Helping the Victim Leader


How do we help Victim leaders?  Let’s review their tendencies:

  • They have been trained to tolerate the intolerable and in the name of God, endure the sufferings of their own doing and those imposed by zealous insensitive leaders.
  • They expect suffering and chaos feels normal.
  • They don’t stick up for themselves or defend themselves well.
  • They lack boundaries.
  • They have poor self care.
  • The ministry (others) runs them vs. running their ministry.
  • Very poor at confrontation.
  • Allow others to victimize them.
  • They don’t ask hard questions or challenge strong leadership.
  • They tolerate chaos and chalk it up to God’s will.

I asked a provocative question several weeks ago: “Could it be that some of the noble heroes whom we praise and use as sermon illustrations were really victims who perhaps suffered unnecessarily or for unhealthy reasons?”  While we may never know the answer, our goal is to put strong people into ministry who as much as possible can carve a path instead of the path carving them.

There are several things that need to change:

Adjust expectations:

Not everyone is called to martyrdom and misery. Yes, Paul, Jesus and His disciples experienced suffering and didn’t always have a place to lay their head some nights.  Yet I’m sure they enjoyed the hospitality of others and savored many fine meals. It’s ok to have nice surroundings if the opportunity affords itself.  The Apostle Paul said he had learned to be content in all circumstances… plenty and little.  While he was all about the business of ministry, I’m sure he enjoyed the good days when they came along.   Paul didn’t seek suffering, he simply expected it to come from time to time as he served the King.

Overcome Guilt:

Many victims can’t let themselves enjoy life and pleasantries, they feel guilty.  Their low self worth doesn’t allow them to enjoy, soak in and embrace the good gifts that God brings along.  Guilt often causes them to feel conflicted and only stick their toe in the waters of enjoyment for a short while.  To plan self care and get a massage, buy something for themselves, take a vacation, enjoy down time, explore a hobby, or travel, is almost impossible for guilty victims. Have someone hold you accountable for self care.  Put it in your calendar and stick to it.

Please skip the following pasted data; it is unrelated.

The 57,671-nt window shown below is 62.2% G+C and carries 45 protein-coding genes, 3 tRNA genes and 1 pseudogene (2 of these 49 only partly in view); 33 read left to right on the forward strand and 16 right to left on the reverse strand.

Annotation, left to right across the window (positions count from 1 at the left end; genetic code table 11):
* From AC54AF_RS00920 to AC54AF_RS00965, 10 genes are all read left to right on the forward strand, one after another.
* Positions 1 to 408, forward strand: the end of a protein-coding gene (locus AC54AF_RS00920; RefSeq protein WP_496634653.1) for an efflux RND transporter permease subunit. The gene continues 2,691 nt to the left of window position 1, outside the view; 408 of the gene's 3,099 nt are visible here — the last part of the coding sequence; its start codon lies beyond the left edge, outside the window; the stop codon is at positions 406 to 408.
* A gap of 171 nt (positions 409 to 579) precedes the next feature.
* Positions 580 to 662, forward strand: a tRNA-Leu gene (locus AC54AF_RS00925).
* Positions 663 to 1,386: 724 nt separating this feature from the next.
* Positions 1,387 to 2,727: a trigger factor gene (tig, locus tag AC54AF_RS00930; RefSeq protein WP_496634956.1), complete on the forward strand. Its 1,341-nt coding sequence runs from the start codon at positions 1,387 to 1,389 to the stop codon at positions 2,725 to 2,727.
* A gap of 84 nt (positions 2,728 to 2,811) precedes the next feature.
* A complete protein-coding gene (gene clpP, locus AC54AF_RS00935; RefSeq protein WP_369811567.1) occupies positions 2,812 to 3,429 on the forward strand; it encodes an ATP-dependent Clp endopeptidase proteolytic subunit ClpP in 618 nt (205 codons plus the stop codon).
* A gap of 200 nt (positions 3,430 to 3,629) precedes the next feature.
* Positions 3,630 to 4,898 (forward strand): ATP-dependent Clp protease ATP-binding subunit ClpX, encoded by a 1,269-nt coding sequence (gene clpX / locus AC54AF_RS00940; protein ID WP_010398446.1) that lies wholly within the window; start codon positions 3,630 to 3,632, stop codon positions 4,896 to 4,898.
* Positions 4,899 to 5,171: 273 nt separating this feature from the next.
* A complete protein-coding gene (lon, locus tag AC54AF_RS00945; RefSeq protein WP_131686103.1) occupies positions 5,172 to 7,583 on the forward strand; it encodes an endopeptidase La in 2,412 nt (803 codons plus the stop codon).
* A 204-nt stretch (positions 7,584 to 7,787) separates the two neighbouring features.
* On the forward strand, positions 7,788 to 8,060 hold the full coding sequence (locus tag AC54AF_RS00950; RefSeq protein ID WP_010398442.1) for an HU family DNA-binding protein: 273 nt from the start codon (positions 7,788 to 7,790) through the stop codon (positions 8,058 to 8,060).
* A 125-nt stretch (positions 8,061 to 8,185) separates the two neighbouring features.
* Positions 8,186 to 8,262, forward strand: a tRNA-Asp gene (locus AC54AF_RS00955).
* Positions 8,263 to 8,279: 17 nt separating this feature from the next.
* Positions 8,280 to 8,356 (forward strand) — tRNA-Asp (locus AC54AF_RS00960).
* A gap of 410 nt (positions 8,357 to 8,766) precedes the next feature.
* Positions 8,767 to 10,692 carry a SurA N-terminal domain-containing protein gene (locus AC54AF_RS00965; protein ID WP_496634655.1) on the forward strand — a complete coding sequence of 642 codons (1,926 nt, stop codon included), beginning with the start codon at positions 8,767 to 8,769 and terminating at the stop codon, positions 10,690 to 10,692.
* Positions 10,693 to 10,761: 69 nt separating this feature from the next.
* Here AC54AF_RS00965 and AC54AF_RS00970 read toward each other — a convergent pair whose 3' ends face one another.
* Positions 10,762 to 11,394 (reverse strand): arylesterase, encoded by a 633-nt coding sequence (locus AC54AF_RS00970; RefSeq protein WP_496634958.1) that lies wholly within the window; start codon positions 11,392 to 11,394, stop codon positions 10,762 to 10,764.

Enter community as a member not a minister:

Connecting with a healthy group of believers will help guide victim leaders into healthier perspectives toward maturity in Christ. Because they are usually very shame based, they have tendencies toward hiding and isolating.  They  are not used to sharing their pain with others.  Finding a place of community where they can be loved and nurtured will help them learn to share real needs and be validated and encouraged.  A safe place where the “one anothers” of body life can be experienced by the victim leader.

Allow themselves to be re-parented by a mentor:

One of the spiritual gifts God placed within the Body of Christ are encourager / counselor types. They come along side others and help them along the way… growing up in undeveloped areas within. Counselors help people heal which changes their view of themselves, God and others. Additionally, healing occurs when victim leaders learn to grieve the atrocities of childhood, get angry at the real origins of pain, stop blaming themselves and forgiving those who caused harm.

I do hope that some of the ideas have helped you in some way during this brief series on leadership.  Until the Lord returns and relieves us of duty, we need to be always striving toward personal growth and sanctification in our service within the Kingdom.

Our blessings and prayers are with you.

Thanks for listening.


Milan and Kay

Next week:  You’ll be hearing from Kay